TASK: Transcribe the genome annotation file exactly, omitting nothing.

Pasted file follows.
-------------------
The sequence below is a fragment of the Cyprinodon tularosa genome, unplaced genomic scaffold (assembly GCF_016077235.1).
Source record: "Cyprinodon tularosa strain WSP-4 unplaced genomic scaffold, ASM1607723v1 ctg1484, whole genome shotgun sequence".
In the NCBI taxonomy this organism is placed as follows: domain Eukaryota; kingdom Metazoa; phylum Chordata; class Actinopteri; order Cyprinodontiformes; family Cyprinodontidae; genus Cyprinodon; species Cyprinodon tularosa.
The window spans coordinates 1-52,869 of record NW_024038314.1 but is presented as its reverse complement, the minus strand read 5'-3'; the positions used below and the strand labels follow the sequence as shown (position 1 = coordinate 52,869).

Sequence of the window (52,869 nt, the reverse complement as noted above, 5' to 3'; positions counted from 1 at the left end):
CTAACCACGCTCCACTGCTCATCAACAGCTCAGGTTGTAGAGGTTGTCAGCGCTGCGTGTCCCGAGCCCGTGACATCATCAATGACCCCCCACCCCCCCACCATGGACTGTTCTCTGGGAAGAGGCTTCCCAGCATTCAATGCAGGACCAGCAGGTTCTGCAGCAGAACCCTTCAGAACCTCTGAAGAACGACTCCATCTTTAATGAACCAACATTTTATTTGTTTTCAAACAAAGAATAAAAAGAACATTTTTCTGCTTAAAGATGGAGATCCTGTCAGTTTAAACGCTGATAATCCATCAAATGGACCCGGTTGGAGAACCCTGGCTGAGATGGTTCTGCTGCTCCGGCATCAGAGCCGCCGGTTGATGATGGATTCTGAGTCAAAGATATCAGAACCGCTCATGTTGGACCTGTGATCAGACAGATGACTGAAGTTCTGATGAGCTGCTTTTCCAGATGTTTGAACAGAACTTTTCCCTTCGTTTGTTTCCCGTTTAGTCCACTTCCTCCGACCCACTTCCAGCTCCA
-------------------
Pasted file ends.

The sequence below is a fragment of the Cyprinodon tularosa genome, unplaced genomic scaffold (assembly GCF_016077235.1).
Source record: "Cyprinodon tularosa strain WSP-4 unplaced genomic scaffold, ASM1607723v1 ctg1484, whole genome shotgun sequence".
In the NCBI taxonomy this organism is placed as follows: domain Eukaryota; kingdom Metazoa; phylum Chordata; class Actinopteri; order Cyprinodontiformes; family Cyprinodontidae; genus Cyprinodon; species Cyprinodon tularosa.
The window spans coordinates 1-52,869 of record NW_024038314.1 but is presented as its reverse complement, the minus strand read 5'-3'; the positions used below and the strand labels follow the sequence as shown (position 1 = coordinate 52,869).

Sequence of the window (52,869 nt, the reverse complement as noted above, 5' to 3'; positions counted from 1 at the left end):
CTAACCACGCTCCACTGCTCATCAACAGCTCAGGTTGTAGAGGTTGTCAGCGCTGCGTGTCCCGAGCCCGTGACATCATCAATGACCCCCCACCCCCCCACCATGGACTGTTCTCTGGGAAGAGGCTTCCCAGCATTCAATGCAGGACCAGCAGGTTCTGCAGCAGAACCCTTCAGAACCTCTGAAGAACGACTCCATCTTTAATGAACCAACATTTTATTTGTTTTCAAACAAAGAATAAAAAGAACATTTTTCTGCTTAAAGATGGAGATCCTGTCAGTTTAAACGCTGATAATCCATCAAATGGACCCGGTTGGAGAACCCTGGCTGAGATGGTTCTGCTGCTCCGGCATCAGAGCCGCCGGTTGATGATGGATTCTGAGTCAAAGATATCAGAACCGCTCATGTTGGACCTGTGATCAGACAGATGACTGAAGTTCTGATGAGCTGCTTTTCCAGATGTTTGAACAGAACTTTTCCCTTCGTTTGTTTCCCGTTTAGTCCACTTCCTCCGACCCACTTCCAGCTCCA